Lenders might want to deny a mortgage because they think a pregnant woman is less likely to repay the loan when she has a child. Or they delay the loan until she returns to work.
The problem is that federal law forbids housing discrimination based on gender or family status, according to the U.S. Department of Housing and Urban Development (HUD).
“Pregnancy is not a basis to deny or delay a loan. It’s just that simple,” said John Trasviña of the HUD. “Mortgage professionals may verify income and other resources and have eligibility standards but they may not single out women on maternity leave to deny or delay loans that they are otherwise eligible for.”
If you have experienced this type of lending discrimination, you should file a complaint with the HUD. You could receive thousands of dollars in compensation. Here are a few examples of recent settlements:
- July 2016 — Citizens Bank paid a $40,000 settlement to a woman on maternity who was told she would need to return to work before she could get a loan, even though she was still receiving her full salary.
- September 2014 — FirstBank paid a $35,000 settlement to a married couple with twins who were denied a mortgage because the mother was on maternity leave.
- July 2014 — Greenlight Financial Services paid a $20,000 settlement for refusing to refinance a home because the wife was on maternity.
- June 2014 — Mountain America paid a $10,000 settlement for discriminating against a mortgage applicant on maternity leave.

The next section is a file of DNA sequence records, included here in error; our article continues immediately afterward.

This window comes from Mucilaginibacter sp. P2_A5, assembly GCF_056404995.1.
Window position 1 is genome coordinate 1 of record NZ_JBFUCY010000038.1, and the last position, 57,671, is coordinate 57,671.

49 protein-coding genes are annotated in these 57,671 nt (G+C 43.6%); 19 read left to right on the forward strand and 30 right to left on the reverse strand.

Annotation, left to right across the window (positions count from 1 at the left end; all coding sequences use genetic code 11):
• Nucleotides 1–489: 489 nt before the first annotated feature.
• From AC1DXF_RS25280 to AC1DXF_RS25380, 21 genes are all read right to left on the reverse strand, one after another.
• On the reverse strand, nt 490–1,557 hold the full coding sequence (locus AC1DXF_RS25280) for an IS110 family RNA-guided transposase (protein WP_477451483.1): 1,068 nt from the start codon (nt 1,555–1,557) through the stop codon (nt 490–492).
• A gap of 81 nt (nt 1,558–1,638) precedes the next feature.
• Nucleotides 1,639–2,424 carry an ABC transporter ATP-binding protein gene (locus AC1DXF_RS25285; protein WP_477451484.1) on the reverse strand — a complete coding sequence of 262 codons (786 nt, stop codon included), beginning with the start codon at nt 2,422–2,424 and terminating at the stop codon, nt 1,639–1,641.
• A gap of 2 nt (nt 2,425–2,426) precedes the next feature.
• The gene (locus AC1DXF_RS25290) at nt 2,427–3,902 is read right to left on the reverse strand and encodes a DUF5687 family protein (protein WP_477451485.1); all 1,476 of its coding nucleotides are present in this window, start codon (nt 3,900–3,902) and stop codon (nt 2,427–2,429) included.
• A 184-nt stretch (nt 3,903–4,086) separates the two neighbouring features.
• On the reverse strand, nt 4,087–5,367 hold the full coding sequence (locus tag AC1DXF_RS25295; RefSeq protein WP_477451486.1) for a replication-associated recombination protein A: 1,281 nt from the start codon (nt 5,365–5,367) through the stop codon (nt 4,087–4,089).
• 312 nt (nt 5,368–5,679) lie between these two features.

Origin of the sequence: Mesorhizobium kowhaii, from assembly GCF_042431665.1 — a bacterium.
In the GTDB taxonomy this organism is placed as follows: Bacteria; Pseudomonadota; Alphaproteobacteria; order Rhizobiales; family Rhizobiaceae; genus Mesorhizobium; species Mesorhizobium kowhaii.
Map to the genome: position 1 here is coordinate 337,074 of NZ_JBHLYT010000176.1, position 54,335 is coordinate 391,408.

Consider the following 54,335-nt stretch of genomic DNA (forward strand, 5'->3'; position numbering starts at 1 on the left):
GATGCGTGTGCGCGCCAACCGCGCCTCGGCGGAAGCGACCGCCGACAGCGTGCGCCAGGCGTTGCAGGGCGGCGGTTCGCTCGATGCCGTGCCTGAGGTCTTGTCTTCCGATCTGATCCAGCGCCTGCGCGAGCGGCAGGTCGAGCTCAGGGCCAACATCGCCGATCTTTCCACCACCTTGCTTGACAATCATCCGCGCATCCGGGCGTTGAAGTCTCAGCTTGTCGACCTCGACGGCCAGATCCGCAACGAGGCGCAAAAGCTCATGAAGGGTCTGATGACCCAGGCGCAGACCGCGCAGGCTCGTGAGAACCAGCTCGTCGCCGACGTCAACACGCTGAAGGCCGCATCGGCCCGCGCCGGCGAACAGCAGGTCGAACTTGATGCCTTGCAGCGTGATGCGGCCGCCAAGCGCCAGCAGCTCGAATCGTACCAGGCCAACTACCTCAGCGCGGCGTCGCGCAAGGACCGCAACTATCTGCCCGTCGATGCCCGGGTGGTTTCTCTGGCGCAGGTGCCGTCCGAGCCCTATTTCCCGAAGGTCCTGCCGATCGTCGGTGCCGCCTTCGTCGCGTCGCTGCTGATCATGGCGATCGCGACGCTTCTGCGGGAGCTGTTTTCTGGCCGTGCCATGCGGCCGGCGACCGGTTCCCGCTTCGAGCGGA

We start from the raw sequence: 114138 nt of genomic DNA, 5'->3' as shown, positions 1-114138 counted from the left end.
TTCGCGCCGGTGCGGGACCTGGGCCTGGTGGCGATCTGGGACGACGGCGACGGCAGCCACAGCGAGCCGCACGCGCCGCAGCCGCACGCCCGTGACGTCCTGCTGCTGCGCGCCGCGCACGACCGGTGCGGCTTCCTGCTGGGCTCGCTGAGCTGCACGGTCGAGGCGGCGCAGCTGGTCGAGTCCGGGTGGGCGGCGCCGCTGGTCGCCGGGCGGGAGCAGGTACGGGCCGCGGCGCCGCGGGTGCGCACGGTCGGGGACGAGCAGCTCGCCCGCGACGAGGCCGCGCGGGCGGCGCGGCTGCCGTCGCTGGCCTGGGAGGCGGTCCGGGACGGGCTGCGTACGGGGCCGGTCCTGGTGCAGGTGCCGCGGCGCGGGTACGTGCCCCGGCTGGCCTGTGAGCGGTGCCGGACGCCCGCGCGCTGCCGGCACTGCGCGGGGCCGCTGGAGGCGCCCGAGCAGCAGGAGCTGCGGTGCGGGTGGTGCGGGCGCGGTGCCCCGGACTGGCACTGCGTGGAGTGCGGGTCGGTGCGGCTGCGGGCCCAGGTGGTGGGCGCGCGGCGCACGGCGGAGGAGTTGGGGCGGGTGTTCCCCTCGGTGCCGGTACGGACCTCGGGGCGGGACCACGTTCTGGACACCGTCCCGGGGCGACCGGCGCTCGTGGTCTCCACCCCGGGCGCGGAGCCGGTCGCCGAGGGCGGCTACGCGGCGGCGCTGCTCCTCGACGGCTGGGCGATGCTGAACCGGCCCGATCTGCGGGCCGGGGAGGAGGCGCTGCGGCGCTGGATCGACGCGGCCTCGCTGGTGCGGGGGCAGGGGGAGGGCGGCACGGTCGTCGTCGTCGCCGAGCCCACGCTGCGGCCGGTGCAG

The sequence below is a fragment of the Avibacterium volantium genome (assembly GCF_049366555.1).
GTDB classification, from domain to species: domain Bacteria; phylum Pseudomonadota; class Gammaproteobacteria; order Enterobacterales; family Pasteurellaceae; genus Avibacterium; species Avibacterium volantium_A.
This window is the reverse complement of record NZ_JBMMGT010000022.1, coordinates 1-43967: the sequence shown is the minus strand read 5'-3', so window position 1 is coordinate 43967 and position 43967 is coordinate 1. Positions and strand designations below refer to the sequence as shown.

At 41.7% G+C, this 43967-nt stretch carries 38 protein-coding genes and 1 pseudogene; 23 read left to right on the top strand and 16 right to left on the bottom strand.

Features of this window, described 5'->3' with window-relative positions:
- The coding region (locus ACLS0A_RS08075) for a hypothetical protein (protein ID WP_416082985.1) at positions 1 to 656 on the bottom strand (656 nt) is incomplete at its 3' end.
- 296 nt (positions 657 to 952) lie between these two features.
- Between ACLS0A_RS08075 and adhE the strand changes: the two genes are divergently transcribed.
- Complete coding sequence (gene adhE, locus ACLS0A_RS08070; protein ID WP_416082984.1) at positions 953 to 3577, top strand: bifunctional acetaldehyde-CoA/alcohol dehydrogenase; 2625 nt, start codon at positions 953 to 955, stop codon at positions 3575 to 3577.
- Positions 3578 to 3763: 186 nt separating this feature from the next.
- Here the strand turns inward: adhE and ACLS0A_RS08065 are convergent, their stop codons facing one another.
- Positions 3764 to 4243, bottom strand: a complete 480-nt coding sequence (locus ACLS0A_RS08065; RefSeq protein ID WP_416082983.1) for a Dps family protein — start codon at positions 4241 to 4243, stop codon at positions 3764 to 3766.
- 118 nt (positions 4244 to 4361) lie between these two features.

The problem may be antiquated views of women in the workforce. In 1975, only about 35% of women with children under 18 worked. But today, 70% of moms work, including 60% of women with infants.
Yet the problem of securing a mortgage while pregnant or on maternity leave persists. It is “a significant challenge and producing a steady flow of complaints,” according to the HUD. Since 2010, the agency has investigated over 200 complaints and obtained $8 million in compensation for victims.
The Justice Department has also penalized several lenders for discriminating against pregnant women, including Bank of America, PNC Mortgage, Cornerstone Mortgage, and MGIC.
In October 2014, Wells Fargo was ordered to pay $5 million — including $165,000 payout split between six women. The bank also created a $3.5 million fund to pay $20,000 each to up to 175 mortgage applicants who experienced similar discrimination. If more than 175 people apply, Wells Fargo will pay another $1.5 million to up to 250 people.